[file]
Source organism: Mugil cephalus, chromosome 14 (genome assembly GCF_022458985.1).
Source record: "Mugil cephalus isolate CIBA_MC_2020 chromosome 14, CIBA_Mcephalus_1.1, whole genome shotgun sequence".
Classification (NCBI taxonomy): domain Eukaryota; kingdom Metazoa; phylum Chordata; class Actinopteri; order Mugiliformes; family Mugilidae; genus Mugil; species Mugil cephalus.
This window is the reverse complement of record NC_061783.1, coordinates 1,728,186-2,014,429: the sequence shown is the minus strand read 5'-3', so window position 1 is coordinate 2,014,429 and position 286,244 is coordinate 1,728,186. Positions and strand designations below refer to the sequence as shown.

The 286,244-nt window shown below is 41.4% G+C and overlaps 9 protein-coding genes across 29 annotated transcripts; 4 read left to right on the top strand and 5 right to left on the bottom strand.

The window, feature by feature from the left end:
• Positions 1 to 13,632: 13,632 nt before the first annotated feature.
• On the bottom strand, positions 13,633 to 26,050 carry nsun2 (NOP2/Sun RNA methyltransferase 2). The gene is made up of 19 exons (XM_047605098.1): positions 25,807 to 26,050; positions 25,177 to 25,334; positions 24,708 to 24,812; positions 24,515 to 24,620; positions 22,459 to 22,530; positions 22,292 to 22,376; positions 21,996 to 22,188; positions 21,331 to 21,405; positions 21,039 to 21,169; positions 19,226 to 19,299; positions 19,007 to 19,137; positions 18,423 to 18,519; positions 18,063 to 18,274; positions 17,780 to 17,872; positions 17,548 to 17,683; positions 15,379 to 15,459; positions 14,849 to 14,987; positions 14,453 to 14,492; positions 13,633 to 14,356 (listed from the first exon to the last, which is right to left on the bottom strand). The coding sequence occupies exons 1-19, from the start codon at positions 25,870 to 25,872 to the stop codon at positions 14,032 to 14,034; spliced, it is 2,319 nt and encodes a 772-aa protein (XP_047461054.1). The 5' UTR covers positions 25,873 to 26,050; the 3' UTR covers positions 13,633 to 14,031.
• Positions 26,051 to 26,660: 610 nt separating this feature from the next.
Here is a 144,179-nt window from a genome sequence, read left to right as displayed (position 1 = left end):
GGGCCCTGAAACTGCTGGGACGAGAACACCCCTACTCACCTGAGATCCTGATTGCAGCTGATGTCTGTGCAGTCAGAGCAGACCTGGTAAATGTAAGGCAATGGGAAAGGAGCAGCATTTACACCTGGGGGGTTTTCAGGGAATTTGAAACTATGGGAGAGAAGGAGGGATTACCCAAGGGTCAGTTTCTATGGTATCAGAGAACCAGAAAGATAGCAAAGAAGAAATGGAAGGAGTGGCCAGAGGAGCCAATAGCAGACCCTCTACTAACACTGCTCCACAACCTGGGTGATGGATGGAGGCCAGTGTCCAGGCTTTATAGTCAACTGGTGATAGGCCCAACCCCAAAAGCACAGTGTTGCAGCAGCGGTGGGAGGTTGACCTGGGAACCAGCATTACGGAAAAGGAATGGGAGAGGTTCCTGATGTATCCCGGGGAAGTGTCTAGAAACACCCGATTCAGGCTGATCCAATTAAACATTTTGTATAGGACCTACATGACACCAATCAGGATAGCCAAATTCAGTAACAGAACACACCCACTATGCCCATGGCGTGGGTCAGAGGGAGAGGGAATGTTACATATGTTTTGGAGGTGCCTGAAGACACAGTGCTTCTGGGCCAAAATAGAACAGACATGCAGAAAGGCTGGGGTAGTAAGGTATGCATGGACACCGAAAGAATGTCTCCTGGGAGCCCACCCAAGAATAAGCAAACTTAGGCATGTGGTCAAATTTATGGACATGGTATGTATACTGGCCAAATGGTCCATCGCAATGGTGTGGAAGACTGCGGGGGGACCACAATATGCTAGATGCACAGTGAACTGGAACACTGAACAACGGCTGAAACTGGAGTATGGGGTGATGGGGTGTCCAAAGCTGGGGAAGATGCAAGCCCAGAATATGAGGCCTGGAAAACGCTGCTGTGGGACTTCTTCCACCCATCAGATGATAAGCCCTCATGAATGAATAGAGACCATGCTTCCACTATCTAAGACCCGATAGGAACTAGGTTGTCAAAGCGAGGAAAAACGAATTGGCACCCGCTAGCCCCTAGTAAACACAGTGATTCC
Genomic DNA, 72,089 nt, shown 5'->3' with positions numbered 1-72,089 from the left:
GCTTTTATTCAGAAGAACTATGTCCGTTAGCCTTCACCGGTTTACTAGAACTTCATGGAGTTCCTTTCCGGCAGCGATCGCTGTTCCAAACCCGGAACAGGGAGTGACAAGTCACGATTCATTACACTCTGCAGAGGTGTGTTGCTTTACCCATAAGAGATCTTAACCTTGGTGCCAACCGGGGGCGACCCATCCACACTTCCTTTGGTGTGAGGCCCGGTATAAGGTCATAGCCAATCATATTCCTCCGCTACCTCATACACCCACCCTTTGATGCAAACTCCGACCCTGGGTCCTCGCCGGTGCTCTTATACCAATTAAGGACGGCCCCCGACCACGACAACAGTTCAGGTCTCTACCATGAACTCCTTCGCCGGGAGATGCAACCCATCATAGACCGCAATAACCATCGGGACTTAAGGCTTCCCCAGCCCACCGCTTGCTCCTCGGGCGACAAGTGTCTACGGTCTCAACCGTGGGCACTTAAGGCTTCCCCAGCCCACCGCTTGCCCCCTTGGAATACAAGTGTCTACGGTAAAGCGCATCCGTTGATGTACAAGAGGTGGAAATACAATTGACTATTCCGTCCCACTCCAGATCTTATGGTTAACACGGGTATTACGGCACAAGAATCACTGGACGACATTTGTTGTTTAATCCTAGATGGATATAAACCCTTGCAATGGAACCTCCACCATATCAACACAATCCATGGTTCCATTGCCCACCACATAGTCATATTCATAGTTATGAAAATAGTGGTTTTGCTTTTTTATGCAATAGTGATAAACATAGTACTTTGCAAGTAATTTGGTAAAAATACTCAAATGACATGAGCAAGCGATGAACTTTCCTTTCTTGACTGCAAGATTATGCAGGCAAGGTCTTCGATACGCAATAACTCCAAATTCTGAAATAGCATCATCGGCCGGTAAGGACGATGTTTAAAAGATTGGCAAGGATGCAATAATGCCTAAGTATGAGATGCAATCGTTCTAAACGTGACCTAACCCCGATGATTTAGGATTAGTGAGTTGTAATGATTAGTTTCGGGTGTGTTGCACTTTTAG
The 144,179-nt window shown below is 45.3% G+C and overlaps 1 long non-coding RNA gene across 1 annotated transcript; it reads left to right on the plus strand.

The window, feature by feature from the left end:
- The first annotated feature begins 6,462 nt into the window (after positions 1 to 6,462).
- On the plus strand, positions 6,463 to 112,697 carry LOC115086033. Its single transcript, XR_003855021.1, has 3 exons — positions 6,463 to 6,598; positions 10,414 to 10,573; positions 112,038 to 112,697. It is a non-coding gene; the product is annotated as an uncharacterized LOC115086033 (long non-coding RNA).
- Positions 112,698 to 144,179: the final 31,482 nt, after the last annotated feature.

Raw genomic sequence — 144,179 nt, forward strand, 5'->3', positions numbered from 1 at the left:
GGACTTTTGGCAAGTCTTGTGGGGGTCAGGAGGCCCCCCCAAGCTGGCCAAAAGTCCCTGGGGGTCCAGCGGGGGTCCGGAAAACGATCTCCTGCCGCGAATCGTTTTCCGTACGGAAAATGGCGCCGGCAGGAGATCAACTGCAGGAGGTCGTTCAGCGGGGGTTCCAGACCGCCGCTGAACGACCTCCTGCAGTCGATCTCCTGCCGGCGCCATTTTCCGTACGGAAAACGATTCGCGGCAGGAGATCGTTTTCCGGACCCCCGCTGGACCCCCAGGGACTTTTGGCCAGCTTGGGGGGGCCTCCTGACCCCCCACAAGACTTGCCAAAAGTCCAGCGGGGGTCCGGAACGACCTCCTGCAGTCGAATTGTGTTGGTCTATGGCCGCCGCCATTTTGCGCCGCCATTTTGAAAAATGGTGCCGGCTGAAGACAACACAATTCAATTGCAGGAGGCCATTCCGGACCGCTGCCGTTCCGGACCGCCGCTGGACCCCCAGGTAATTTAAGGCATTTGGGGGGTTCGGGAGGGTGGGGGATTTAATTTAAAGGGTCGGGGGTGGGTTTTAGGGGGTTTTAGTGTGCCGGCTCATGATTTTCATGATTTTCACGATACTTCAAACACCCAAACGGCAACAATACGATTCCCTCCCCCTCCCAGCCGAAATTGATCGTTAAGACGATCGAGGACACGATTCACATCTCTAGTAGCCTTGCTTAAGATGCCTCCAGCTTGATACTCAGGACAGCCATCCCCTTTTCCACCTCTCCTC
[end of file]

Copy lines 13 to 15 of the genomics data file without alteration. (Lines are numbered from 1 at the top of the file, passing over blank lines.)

GCTTTTATTCAGAAGAACTATGTCCGTTAGCCTTCACCGGTTTACTAGAACTTCATGGAGTTCCTTTCCGGCAGCGATCGCTGTTCCAAACCCGGAACAGGGAGTGACAAGTCACGATTCATTACACTCTGCAGAGGTGTGTTGCTTTACCCATAAGAGATCTTAACCTTGGTGCCAACCGGGGGCGACCCATCCACACTTCCTTTGGTGTGAGGCCCGGTATAAGGTCATAGCCAATCATATTCCTCCGCTACCTCATACACCCACCCTTTGATGCAAACTCCGACCCTGGGTCCTCGCCGGTGCTCTTATACCAATTAAGGACGGCCCCCGACCACGACAACAGTTCAGGTCTCTACCATGAACTCCTTCGCCGGGAGATGCAACCCATCATAGACCGCAATAACCATCGGGACTTAAGGCTTCCCCAGCCCACCGCTTGCTCCTCGGGCGACAAGTGTCTACGGTCTCAACCGTGGGCACTTAAGGCTTCCCCAGCCCACCGCTTGCCCCCTTGGAATACAAGTGTCTACGGTAAAGCGCATCCGTTGATGTACAAGAGGTGGAAATACAATTGACTATTCCGTCCCACTCCAGATCTTATGGTTAACACGGGTATTACGGCACAAGAATCACTGGACGACATTTGTTGTTTAATCCTAGATGGATATAAACCCTTGCAATGGAACCTCCACCATATCAACACAATCCATGGTTCCATTGCCCACCACATAGTCATATTCATAGTTATGAAAATAGTGGTTTTGCTTTTTTATGCAATAGTGATAAACATAGTACTTTGCAAGTAATTTGGTAAAAATACTCAAATGACATGAGCAAGCGATGAACTTTCCTTTCTTGACTGCAAGATTATGCAGGCAAGGTCTTCGATACGCAATAACTCCAAATTCTGAAATAGCATCATCGGCCGGTAAGGACGATGTTTAAAAGATTGGCAAGGATGCAATAATGCCTAAGTATGAGATGCAATCGTTCTAAACGTGACCTAACCCCGATGATTTAGGATTAGTGAGTTGTAATGATTAGTTTCGGGTGTGTTGCACTTTTAG
The 144,179-nt window shown below is 45.3% G+C and overlaps 1 long non-coding RNA gene across 1 annotated transcript; it reads left to right on the plus strand.

The window, feature by feature from the left end: